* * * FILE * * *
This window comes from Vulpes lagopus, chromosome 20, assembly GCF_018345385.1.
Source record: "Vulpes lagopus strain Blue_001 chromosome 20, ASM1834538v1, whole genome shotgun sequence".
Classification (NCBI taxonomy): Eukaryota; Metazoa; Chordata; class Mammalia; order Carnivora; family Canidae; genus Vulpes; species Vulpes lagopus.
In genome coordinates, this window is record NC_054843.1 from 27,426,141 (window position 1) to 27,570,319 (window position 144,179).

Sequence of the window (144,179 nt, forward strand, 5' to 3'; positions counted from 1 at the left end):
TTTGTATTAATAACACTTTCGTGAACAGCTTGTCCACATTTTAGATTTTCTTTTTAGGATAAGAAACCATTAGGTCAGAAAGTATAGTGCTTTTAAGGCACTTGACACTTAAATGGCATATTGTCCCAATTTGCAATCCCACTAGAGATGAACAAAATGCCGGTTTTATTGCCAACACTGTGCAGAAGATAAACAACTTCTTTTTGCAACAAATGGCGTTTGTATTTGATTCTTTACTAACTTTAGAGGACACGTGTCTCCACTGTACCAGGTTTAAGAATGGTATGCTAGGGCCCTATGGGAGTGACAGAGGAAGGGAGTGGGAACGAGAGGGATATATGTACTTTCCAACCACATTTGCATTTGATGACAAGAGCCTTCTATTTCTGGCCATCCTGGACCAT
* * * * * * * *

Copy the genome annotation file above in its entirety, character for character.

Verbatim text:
This window comes from Vulpes lagopus, chromosome 20, assembly GCF_018345385.1.
Source record: "Vulpes lagopus strain Blue_001 chromosome 20, ASM1834538v1, whole genome shotgun sequence".
Classification (NCBI taxonomy): Eukaryota; Metazoa; Chordata; class Mammalia; order Carnivora; family Canidae; genus Vulpes; species Vulpes lagopus.
In genome coordinates, this window is record NC_054843.1 from 27,426,141 (window position 1) to 27,570,319 (window position 144,179).

Sequence of the window (144,179 nt, forward strand, 5' to 3'; positions counted from 1 at the left end):
TTTGTATTAATAACACTTTCGTGAACAGCTTGTCCACATTTTAGATTTTCTTTTTAGGATAAGAAACCATTAGGTCAGAAAGTATAGTGCTTTTAAGGCACTTGACACTTAAATGGCATATTGTCCCAATTTGCAATCCCACTAGAGATGAACAAAATGCCGGTTTTATTGCCAACACTGTGCAGAAGATAAACAACTTCTTTTTGCAACAAATGGCGTTTGTATTTGATTCTTTACTAACTTTAGAGGACACGTGTCTCCACTGTACCAGGTTTAAGAATGGTATGCTAGGGCCCTATGGGAGTGACAGAGGAAGGGAGTGGGAACGAGAGGGATATATGTACTTTCCAACCACATTTGCATTTGATGACAAGAGCCTTCTATTTCTGGCCATCCTGGACCAT